I came out a few moments later after flushing the toilet. It made a satisfactory gurgling noise which to my ear convinced the man that I must have discharged something. Still, the feeling was uncomfortable. Indeed it was very embarrassing. I am not sure if I would be able to face the man again.
He was buried in the file before him. I told myself that I had enough embarrassment for one day. With or without the number I was leaving.
“Here is your matric number,” he said as if reading my thoughts. “You are UG0001. I pray as you are the first here, you would be the first in everything.” For some reason, I was genuinely angry with this surreptitious overture. “Thank you,” I said almost rudely and made my way out of the office. He still found it necessary to send his secretary after me to inform me that I
had to proceed to the 100 Level Coordinator for further registration.
I distinctly remember seeing him smile as I left his office. I was too angry to make anything of the smile at the time.
“But why were you angry, mummy?” Bint asked curiously.
“To tell you the truth I really didn’t know then. With knowledge of hindsight now, I think I was angrier at myself than I was at him because really he didn’t say or do anything rude that would warrant such reaction.”
“So what happened after you saw the Coordinator.”
My registration went on smoothly from that moment on and by the end of
the day, that was around four o’clock in the evening, I was thoroughly exhausted.
I took a tricycle home.
“And what is a tricycle, mummy?” Bint asked.
“Keke Napep,” Teemah replied curtly. “Continue, mummy.”
By the time I got home, your father was not yet back from the office. hurriedly prepared his dinner which he normally took early and had my bath.
When he returned, I waited for him to eat and rest and I was about to start narrating the story of my first day in the university when he said, “You just can’t be too sure with people these days.”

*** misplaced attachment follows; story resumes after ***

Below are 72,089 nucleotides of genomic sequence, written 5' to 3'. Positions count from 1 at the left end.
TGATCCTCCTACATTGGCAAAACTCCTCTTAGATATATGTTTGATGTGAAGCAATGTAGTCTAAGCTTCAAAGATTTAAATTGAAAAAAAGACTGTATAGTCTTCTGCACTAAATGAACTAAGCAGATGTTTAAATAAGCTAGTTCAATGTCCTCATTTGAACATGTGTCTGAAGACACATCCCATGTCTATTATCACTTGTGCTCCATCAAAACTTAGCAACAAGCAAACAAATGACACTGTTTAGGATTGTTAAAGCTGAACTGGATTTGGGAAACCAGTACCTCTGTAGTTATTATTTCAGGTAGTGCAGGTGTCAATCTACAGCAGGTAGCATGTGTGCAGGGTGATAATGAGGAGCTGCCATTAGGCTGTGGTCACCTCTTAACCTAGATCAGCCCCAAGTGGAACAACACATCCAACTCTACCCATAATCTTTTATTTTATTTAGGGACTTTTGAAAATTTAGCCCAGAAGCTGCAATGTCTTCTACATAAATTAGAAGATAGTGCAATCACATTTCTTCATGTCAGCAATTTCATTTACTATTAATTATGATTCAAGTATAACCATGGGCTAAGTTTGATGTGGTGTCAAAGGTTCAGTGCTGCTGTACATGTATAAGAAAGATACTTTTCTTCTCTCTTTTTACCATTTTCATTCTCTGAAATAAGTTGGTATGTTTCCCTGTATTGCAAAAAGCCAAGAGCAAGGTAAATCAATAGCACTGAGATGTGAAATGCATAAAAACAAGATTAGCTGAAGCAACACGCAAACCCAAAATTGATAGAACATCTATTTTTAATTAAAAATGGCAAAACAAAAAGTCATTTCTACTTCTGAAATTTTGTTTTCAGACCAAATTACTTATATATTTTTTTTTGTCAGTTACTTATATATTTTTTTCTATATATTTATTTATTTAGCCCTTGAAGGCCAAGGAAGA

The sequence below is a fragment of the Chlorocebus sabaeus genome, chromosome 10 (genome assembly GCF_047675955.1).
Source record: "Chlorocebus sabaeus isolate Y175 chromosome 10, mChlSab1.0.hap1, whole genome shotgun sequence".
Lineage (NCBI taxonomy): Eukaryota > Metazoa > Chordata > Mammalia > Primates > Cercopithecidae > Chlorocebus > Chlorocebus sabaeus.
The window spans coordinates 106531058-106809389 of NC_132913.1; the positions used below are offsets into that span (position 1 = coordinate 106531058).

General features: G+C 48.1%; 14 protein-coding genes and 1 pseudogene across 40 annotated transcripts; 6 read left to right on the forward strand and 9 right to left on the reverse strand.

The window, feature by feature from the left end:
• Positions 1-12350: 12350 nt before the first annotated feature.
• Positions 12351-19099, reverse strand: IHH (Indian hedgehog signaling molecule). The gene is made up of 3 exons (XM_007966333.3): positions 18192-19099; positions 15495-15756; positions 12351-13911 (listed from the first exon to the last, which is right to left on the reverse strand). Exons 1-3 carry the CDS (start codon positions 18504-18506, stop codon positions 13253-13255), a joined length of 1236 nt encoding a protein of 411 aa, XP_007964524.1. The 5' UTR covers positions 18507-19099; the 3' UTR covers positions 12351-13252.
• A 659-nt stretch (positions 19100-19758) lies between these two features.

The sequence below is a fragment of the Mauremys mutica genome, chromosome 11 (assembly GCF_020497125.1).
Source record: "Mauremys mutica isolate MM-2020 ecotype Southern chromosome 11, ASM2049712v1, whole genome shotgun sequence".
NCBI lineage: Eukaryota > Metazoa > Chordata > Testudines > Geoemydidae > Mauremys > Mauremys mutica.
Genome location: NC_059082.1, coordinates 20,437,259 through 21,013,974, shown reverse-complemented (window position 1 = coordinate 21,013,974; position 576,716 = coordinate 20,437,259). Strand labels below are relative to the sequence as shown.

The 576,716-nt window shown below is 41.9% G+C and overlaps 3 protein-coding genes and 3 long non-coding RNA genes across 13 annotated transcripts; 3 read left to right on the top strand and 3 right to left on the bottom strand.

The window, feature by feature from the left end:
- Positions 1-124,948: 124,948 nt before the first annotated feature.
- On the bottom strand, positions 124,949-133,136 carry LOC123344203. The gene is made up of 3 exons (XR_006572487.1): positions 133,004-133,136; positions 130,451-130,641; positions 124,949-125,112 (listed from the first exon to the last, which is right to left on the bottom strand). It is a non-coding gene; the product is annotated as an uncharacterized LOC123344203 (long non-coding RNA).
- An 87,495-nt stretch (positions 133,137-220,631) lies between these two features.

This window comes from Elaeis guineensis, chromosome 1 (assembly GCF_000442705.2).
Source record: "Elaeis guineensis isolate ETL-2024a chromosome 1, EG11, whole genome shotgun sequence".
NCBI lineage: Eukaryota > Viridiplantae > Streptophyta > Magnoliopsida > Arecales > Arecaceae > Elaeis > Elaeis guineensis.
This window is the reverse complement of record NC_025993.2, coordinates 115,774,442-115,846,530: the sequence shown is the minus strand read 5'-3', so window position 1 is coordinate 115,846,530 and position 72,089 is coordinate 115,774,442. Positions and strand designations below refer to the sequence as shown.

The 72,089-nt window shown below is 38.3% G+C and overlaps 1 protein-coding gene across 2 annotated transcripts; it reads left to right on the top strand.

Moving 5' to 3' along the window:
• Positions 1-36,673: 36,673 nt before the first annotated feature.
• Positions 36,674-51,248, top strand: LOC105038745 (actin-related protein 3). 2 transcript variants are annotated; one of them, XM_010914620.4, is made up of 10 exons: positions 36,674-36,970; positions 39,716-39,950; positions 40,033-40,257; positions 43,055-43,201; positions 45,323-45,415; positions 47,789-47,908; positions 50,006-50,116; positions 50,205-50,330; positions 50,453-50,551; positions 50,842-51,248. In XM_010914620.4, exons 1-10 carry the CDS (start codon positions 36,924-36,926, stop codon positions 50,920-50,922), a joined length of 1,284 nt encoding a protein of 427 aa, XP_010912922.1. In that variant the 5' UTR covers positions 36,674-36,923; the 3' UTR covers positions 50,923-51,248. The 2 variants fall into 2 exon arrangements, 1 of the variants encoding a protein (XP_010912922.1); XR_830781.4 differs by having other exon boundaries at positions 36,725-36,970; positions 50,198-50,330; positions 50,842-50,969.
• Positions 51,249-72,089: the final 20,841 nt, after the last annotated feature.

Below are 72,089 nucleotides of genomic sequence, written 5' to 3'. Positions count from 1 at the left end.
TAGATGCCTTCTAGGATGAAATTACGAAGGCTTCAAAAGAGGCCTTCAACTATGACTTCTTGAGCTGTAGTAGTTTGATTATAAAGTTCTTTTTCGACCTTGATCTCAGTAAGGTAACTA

“Yes, dear. What happened?”
“Mhm. It is a long story. It has to do with our neighbour.”
“Which of them?”
“The quiet one.”
“The quiet one? That man cannot harm a fly?”
“You never know with people, my dear.” Suddenly, that expression reminded me of my experience at the office of the HOD earlier.
“Yes,” I said, “You never know with people. Imagine what happened to me in school today?” He seemed to suddenly remember.
“I am sorry, sweetheart, what happened in the school? Please forgive me. I forgot to ask.”
I told him nothing much happened. Then I went ahead to narrate my registration experience that morning. From the long queue at the first registration point to the Salma incident and down to the HOD’s office. I left nothing out. Indeed as I told him about the HOD I supplied additional commentary on the incident. I did not bother hiding my anger.
My husband was listening to me with a bemused expression on his face.
I didn’t quite understand his facial expression.
“What is his name?” my husband asked.
“I cannot really remember, dear. Why?”
“Is it Dr Samuel Johnson?”
I was shocked.
“Yes,” I said, simply.
“Is his face scarified?”
I looked blankly at him.
“I mean, does he have tribal marks on his face?” “Yes, he has. He looks like an Igala or a Yoruba man. Do you know him?”
My husband doubled up in feats of laughter, he almost fell out of his chair. Then he got hold of himself and affected a seriousness which I knew he did not feel
and looked almost pitifully at me.
“He is Yoruba,” he said. “That is Dr Samjohn, alright. He is my friend.”
I stared open-mouthed at my husband.
He saw the surprise on my face and added, “Actually, he was the one who
assisted me with your admission